It would have been worth it — easily — according to an analysis done by the Metropolitan Council.

Jobs, wages, people, housing, traffic: all up

Using information from Amazon and its impact in Seattle, the Met Council plugged a hypothetical Amazon HQ2 into economic forecasting software it uses to project the region's growth as it forecasts needs for infrastructure ranging from highway lanes to sewer lines.

It compared what the Twin Cities and state would look like 15 years from now, with Amazon and without.

The analysis assumed $4.5 billion (yes, with a "b") in taxpayer-funded incentives and 37,500 employees in 15 years, lower than the 50,000 Amazon was espousing.

Here's what it found, with Amazon HQ2:

•130,800 new jobs would come to the metro (93,300 in addition to the Amazon workers) and 12,800 new jobs in greater Minnesota.

•138,500 additional people would live here.

•Wages would rise an additional 2.3 percent.

•Housing prices would rise an additional 3.9 percent.

•The size of the state economy would increase by $18 billion annually, for a cumulative total of $130 billion over 15 years.

•Traffic congestion would increase, and that $4.5 billion in incentives would drain some areas of government spending.

"In summary, state and local business subsidies have a cost, but the associated benefits far outweigh these," the analysis concluded.

No further analysis done

In the end, the state didn't actually request an in-depth economic analysis, although overtures for one came from private companies, nonprofits and academics.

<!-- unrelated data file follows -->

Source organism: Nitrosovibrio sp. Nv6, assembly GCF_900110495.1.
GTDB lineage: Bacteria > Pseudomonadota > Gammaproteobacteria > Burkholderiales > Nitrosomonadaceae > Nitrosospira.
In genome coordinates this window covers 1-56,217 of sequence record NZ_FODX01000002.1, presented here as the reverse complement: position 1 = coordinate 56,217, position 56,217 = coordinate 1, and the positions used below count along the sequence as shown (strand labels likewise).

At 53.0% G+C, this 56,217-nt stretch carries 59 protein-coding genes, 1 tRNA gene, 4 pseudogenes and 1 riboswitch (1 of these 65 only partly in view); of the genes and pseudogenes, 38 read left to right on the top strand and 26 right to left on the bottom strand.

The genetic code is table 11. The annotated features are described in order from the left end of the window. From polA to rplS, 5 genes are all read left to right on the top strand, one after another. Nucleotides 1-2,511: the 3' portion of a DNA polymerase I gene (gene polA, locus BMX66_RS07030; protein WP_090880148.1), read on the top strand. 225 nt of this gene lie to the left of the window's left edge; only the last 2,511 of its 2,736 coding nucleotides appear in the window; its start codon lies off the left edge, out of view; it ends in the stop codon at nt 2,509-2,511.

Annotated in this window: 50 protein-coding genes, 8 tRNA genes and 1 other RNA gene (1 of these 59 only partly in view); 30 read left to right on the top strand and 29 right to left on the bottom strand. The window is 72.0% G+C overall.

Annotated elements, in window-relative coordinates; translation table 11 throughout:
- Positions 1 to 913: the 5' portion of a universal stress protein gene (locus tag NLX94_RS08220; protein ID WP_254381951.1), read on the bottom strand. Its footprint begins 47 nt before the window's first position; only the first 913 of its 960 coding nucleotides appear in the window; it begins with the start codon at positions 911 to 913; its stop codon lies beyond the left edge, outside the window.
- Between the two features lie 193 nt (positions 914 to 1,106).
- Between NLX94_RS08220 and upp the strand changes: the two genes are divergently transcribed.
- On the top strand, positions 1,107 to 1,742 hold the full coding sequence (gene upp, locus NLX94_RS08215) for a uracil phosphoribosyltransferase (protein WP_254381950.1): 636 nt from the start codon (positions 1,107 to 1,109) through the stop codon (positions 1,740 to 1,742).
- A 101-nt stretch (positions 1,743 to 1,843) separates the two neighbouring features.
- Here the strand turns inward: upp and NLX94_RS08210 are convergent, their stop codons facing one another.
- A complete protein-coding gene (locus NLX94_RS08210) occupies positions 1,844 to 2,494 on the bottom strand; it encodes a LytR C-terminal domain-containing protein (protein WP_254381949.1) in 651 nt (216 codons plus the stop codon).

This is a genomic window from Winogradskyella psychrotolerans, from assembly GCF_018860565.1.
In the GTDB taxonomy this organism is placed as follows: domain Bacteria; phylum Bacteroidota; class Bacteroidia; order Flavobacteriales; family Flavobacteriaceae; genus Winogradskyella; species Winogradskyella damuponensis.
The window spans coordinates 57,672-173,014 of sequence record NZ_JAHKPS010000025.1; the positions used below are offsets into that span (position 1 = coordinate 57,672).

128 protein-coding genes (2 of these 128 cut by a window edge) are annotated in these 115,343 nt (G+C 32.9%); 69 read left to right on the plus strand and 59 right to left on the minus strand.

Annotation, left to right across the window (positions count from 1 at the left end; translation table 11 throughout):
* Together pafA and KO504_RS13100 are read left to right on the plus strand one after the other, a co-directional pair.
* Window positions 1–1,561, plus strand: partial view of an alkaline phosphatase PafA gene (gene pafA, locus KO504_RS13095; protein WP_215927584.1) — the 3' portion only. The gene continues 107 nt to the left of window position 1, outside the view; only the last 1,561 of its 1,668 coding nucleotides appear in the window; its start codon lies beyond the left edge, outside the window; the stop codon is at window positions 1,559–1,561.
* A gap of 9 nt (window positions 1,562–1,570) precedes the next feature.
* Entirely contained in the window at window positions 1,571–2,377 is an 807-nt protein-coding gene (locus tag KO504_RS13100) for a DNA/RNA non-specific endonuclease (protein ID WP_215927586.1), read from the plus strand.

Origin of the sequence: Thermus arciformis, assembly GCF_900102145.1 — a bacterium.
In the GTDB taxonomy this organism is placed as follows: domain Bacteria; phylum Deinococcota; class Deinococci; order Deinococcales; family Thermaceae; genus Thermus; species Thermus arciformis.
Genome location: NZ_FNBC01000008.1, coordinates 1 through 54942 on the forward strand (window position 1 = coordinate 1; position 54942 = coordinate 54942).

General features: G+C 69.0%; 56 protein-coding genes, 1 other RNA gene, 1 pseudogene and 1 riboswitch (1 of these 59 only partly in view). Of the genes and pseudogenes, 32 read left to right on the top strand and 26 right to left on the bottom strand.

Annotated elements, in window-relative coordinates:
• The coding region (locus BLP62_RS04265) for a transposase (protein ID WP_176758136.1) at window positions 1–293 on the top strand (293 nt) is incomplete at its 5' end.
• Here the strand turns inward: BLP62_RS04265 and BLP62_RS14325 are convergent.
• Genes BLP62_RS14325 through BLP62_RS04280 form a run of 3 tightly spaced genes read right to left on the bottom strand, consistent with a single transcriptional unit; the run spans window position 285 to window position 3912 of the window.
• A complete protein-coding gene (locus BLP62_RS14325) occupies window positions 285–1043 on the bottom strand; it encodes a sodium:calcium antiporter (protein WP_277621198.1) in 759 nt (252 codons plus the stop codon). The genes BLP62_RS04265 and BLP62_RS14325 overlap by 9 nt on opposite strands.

Officials said it was premature, since the state wasn't making any noteworthy investment — or promises — in its initial pitch.

State offered no incentives

Minnesota's pitch to Amazon never included a dollar of taxpayer incentives.

Practically speaking, it couldn't. Any major package would have required the approval of Gov. Mark Dayton and the Legislature, and the Legislature wasn't in session.

The state's Department of Employment and Economic Development (DEED) instead offered a two-page summary of existing programs over which it and the governor have discretion. They total $36.6 million.

Officials behind Minnesota's bid noted that Amazon didn't expressly request pre-approved incentives, and Dayton said the theme of the pitch was "modest."

Some behind the scenes wondered whether attaching real dollars to it would have made a difference.

Chapter 2: Bloomington's monorail and Forest Lake's 'red carpet': Here are the 18 communities that pitched Amazon HQ2

The pitches for Amazon HQ2 flooded in.

Some were from likely suspects, some not so much.